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    The French were serious about locomotive maximum speeds because of a decree by Napoleon III which limited all forms of mechanical transport to a maximum speed of 120 km/hr. In the 1930s there were a few routes where 140km/hr were authorised but the sections did not allow for continuous high speed running. Testing did take place and in 1911 147km/hr was reached by a saturated compound Pacific which had 1.85m driving wheels and the Chapelon compound Pacifics reached 176 km/hr while engaged in conducting pantograph tests on electric locomotives. There were very good reasons why the power to maintain speeds on the inclines was so important and acceleration was important too. The Chapelon Pacifics were more sure footed when starting than electric locomotives of the 2-Do-2 type which had 80 tons of adhesive weight, much higher than the 56 tons of the Pacifics. If you can get away with a load smartly, quickly accelerate to line speed and then maintain that speed, well, the testing of the Dovre Gubben 2-8-4 in Germany against the German Pacifics illustrates the point.

    If you apply the AAR rule for maximum rotational speed of the driving wheels for a 5'5" diameter you get a maximum speed of 97.47 mph (156.86 km/hr). The 9F 2-10-0 design did achieve in excess of 90 mph and this was with 5' diameter wheels and if the Gresley Pacifics had been restricted to the AAR limit they would not have set the records that they did. Speed should not be a great concern. The Americans could be good at balancing their large two cylinder locomotives and they were also prepared to use special grades of steel to allow them to achieve this. When these special grades were in restricted supply locomotives could be built using more conventional materials for the motion work with these engines being a little more limited while working and waiting for the special alloys to be come available again. Being a wartime build I don't think that the 141R will have benefitted from Timkin High Dynamic, even the N & W struggled to obtain this.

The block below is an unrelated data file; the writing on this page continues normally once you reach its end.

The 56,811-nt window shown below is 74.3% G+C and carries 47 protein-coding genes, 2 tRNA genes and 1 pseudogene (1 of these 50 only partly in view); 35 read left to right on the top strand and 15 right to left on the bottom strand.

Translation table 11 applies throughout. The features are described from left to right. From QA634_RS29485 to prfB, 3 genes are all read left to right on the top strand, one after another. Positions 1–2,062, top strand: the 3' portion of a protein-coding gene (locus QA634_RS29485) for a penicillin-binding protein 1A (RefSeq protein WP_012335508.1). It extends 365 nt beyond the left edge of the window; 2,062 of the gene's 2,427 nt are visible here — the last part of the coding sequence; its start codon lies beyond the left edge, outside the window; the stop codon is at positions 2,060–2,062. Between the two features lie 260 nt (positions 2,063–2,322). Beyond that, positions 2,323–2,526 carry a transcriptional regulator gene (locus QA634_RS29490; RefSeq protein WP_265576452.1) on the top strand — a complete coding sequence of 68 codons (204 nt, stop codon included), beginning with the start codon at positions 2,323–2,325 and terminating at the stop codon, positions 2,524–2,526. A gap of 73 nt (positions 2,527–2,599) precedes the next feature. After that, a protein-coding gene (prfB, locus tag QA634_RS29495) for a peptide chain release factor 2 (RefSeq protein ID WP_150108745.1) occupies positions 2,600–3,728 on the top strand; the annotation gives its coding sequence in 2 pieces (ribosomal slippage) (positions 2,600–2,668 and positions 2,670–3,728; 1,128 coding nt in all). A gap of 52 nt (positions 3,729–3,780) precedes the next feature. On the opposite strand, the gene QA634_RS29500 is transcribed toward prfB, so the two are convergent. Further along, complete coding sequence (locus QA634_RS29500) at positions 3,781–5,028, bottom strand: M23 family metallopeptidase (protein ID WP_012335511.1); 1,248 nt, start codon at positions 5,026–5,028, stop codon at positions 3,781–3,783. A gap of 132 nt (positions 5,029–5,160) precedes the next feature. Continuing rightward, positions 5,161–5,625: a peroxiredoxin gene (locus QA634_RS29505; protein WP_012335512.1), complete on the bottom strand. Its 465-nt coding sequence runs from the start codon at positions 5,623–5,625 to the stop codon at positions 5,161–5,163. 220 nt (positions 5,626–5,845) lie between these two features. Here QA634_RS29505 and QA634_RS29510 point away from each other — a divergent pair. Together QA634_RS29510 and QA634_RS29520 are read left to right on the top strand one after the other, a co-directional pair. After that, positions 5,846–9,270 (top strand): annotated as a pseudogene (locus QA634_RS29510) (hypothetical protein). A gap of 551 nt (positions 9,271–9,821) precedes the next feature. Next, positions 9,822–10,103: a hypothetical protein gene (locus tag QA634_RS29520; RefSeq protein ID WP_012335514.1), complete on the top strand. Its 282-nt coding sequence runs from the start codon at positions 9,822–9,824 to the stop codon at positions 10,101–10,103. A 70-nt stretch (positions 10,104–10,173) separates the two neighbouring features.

Have a look at some drawings of the British locomotives. You don't have the space to allow significant lateral movement of the leading coupled axle so you have to find another way of doing things. The V2 with modified leading truck gave little trouble and a modern application of the design has proved to be most satisfactory when included in the design of 2007 when that chassis design was run through VAMPIRE.
     
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  12. Hermod

    Hermod Member

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    A two-cylinder 9F doing 90 rotates 8.4 rev per second.
    A three-cylindered A4 did 8.82 and started to selfdestruct as did the two cylinder US made SNCF 141R at 7.28.
    Some numbers here are not reasonable.


    We are discussing post WW2 steam locomotive engineering when 250 psi was state of art